All our junior high LA, Social Studies, Science, and Math teachers have been devoting some instructional time to teaching interpreting figurative language. This is part of our critical reading and thinking strategies. I’ll be the first to admit, though, that I really had no idea what this would look like in science or math. It’s pretty easy to see how figurative language fits in novels and short stories. Even in Social Studies, similes, metaphors, and personification are scattered throughout the textbooks and add imagery to the Aztec world and Canadian history.
But, are similes and metaphors even found in science or math? More importantly, would teaching them in those subjects help improve students’ critical thinking? My initial reaction was no.
When we gathered to mark our formative assessments on this strategy, I was ready to be taken to task about the value of this in math and science. The Language Arts and Social Studies assessment was fairly typical, identifying the figurative language and how it affected the meaning of the passage. Many students could identify the literary device, but some students had trouble explaining how the figurative language affected the writing. These findings were not unexpected. The purpose of this across-all-subjects reading instruction is to deepen students’ critical thinking.
The Science assessment was very interesting, though. Students were asked the size of the moon in relation to the earth, and then they had to represent this comparison in literal and figurative language. Others were asked what percentage of the earth was covered in water and then to represent this in literal and figurative language. We had a variety of responses, from profound to humorous to literal.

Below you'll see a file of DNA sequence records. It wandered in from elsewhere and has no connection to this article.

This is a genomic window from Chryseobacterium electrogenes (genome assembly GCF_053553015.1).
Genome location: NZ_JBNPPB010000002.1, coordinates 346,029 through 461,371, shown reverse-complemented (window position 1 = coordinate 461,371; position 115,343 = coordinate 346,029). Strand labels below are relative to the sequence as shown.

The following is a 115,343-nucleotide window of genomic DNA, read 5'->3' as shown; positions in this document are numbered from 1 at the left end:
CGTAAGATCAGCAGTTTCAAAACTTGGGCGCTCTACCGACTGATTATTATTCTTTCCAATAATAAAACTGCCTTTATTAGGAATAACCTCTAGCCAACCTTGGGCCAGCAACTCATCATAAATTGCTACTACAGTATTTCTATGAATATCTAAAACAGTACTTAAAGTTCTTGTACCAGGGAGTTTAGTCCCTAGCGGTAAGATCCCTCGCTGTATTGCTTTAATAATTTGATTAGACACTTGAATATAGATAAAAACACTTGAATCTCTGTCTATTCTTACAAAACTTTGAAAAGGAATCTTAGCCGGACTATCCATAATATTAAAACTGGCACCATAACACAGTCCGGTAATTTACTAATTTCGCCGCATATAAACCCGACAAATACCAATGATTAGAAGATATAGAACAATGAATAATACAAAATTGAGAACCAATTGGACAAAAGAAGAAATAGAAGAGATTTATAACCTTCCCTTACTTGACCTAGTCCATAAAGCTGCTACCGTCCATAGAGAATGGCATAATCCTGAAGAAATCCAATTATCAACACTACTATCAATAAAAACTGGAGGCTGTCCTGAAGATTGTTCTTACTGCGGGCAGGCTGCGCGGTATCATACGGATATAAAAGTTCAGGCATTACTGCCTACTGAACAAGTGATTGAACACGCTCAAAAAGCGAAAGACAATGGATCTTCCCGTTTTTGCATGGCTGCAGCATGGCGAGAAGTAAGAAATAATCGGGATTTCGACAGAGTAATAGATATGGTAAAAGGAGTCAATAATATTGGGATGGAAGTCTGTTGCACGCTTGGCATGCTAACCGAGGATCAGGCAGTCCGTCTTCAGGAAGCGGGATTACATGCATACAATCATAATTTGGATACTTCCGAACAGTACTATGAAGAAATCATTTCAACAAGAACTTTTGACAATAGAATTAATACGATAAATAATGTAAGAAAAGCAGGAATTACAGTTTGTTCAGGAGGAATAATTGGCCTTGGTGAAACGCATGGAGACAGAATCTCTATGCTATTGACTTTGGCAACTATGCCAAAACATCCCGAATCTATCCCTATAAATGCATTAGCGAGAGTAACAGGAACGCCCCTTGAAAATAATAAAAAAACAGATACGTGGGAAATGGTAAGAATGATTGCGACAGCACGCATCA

In Math, students were given a problem to solve, but had to identify the figurative language first. Almost all the students had no problem identifying the simile. And I have to admit, it stuck out like a brightly coloured pop-up ad in the midst of all the literal language.
After we marked, we discussed the value of figurative language in our respective subjects. What was intriguing was that our science teachers discovered that working with similes and metaphors in science helped students write better technically. It enabled them to determine when to use more precise, scientific language and when to leave the imagery out. That was a benefitI hadn’t thought about before, but it makes sense.
However, the math teachers sheepishly admitted that they cold not come up with any potential benefit for working with figurative language in math. But, none of us could. Similes and metaphors seem a little out of place in the mathematical world. So, this strategy will be one that we will flag for further discussion next year.
What benefits might come from teaching figurative language in math? Is this something that really has no place within the math world?